“But as an institution, we have a long history of not taking positions on issues that are not clearly academic and that do not directly pertain to and advance the college’s core educational mission,” said Poskanzer.

According to Smith, the president outlined this policy during a faculty meeting, as he has received several similar petitions in wake of the presidential election.

The only exception to president Poskanzer’s policy occurs when the political issue in question centers around a topic with special relevance to Carleton.

“One such example is the educational value of diversity in college admissions, which is why Carleton has signed amicus curiae briefs to the Supreme Court supporting affirmative action.  A second—and more recent—example was a letter I signed affirming the educational value of the DACA program to enrolled students and their home institutions,” he said in his statement.   

Smith thought this letter, especially in calling for the protection of environmental collegiate research, may have been central enough to Carleton’s work that the president would sign.

“I thought it was worth asking the president to take a stand because part of climate politics has been attacks on academic freedom and because climate scientists work has been mischaracterized. Some of them, I think, have been libeled, and certainly, people have opposed taking action on climate change and have tried to defund research on that,” said Smith.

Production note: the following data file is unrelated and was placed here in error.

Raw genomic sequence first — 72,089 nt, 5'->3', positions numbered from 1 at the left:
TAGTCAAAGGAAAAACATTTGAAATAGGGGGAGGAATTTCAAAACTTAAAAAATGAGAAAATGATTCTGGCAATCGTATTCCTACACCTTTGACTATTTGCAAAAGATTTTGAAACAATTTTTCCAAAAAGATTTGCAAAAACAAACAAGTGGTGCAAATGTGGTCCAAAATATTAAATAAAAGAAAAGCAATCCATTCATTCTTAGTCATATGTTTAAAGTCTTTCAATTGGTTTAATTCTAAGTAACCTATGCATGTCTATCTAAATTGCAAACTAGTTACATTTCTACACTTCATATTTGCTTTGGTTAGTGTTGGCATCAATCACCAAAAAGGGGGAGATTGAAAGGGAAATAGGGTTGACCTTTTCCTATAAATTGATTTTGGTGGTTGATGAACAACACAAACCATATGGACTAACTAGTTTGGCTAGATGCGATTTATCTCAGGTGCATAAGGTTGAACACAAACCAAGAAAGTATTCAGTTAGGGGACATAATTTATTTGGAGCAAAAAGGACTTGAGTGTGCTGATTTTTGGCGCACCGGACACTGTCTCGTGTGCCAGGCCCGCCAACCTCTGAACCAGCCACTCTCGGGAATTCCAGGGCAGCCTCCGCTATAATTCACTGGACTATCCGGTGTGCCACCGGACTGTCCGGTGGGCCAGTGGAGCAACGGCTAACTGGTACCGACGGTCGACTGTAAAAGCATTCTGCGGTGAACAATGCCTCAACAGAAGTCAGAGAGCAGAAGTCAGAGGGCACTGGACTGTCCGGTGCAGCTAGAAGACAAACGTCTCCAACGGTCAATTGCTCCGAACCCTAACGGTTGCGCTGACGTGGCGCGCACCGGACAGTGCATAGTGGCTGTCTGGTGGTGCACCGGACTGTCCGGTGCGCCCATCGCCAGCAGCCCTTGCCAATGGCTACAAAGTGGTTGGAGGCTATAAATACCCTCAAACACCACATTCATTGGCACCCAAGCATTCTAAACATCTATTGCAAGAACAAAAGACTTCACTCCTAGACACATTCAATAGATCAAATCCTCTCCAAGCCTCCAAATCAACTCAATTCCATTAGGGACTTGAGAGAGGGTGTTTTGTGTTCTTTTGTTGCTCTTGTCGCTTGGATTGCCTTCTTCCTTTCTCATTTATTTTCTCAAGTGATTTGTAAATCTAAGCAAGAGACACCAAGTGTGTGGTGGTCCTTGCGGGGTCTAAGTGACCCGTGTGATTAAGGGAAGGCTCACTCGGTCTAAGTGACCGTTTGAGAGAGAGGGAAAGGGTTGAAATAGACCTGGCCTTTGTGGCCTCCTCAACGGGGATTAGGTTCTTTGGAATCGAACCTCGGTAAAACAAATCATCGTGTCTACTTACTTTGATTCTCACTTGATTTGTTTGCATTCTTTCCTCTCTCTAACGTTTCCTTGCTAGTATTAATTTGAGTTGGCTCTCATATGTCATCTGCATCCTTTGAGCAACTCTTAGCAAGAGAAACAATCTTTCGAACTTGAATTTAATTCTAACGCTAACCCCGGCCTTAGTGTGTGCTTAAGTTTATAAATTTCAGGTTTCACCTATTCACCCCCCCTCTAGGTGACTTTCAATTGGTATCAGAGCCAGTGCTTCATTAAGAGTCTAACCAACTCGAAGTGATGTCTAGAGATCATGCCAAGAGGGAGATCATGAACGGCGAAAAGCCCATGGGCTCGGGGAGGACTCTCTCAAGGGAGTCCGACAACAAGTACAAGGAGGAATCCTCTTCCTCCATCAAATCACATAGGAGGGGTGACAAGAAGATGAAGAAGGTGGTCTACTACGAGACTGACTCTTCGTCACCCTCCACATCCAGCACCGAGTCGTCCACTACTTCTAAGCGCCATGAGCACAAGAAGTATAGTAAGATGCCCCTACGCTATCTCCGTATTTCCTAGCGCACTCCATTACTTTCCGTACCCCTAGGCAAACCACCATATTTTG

However, Poskanzer said, “Since the letter wasn’t fundamentally about wise educational policy or directly related to core aspects of Carleton’s educational mission, I did not believe it was appropriate to commit the college as a signatory to this particular group letter.”

After hearing the president’s decision, Smith still hopes local colleges can come together to voice their concerns about climate change, particularly to communicate this issue to the district’s new representative, Jason Lewis.

“I thought it might be useful for [Lewis] to know that college presidents in his own district are concerned about climate change and that this is kind of where they stand,” said Smith.

“I thought it was an opportunity to send a signal to him. He’s a new representative, so his agenda and his commitments may be open to being influenced, and it might be a good opportunity to say something.”

Smith has never forwarded a letter to the president before, but the current political climate inspired her to take more action. From her work as an historian who has studied past tumultuous times, she wonders how the future generations will view this moment in their history classes.

“I am also looking forward to the future, and I want to see how people in the future are going to interpret this moment. To me, it makes a lot of difference.

“I think it’s going to affect how we explain who we are and the story we tell ourselves to be American.

“So I think it’s important at this moment just to register dissent. Just to express what we value and let future generations know that a lot of the values that were expressed in the Trump campaign were not signed onto by a lot of Americans.”

Smith urges all community members to find a way to take action if they want to get involved in the fight against climate change, however they are comfortable. “There are many futures that could unfold here, and I am trying to choose the future that I prefer.”